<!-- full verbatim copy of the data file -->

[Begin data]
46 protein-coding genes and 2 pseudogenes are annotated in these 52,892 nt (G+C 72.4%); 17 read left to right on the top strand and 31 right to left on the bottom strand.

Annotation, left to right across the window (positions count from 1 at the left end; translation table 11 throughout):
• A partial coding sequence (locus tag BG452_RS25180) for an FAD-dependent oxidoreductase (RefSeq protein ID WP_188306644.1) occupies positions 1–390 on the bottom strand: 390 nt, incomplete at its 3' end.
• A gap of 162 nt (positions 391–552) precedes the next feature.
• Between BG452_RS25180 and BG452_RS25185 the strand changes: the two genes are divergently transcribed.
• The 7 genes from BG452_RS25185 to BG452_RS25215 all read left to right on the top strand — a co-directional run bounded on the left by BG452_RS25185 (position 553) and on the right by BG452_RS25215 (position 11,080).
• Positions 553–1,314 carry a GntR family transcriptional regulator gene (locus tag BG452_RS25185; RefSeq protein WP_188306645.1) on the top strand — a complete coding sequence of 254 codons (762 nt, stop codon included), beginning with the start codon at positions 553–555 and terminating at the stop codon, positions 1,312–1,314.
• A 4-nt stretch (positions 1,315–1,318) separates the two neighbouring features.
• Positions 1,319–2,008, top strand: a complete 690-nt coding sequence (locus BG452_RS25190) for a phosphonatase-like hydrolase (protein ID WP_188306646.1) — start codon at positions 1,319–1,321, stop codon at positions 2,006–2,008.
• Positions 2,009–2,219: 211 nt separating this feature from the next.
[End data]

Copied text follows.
46 protein-coding genes and 2 pseudogenes are annotated in these 52,892 nt (G+C 72.4%); 17 read left to right on the top strand and 31 right to left on the bottom strand.

Annotation, left to right across the window (positions count from 1 at the left end; translation table 11 throughout):
• A partial coding sequence (locus tag BG452_RS25180) for an FAD-dependent oxidoreductase (RefSeq protein ID WP_188306644.1) occupies positions 1–390 on the bottom strand: 390 nt, incomplete at its 3' end.
• A gap of 162 nt (positions 391–552) precedes the next feature.
• Between BG452_RS25180 and BG452_RS25185 the strand changes: the two genes are divergently transcribed.
• The 7 genes from BG452_RS25185 to BG452_RS25215 all read left to right on the top strand — a co-directional run bounded on the left by BG452_RS25185 (position 553) and on the right by BG452_RS25215 (position 11,080).
• Positions 553–1,314 carry a GntR family transcriptional regulator gene (locus tag BG452_RS25185; RefSeq protein WP_188306645.1) on the top strand — a complete coding sequence of 254 codons (762 nt, stop codon included), beginning with the start codon at positions 553–555 and terminating at the stop codon, positions 1,312–1,314.
• A 4-nt stretch (positions 1,315–1,318) separates the two neighbouring features.
• Positions 1,319–2,008, top strand: a complete 690-nt coding sequence (locus BG452_RS25190) for a phosphonatase-like hydrolase (protein ID WP_188306646.1) — start codon at positions 1,319–1,321, stop codon at positions 2,006–2,008.
• Positions 2,009–2,219: 211 nt separating this feature from the next.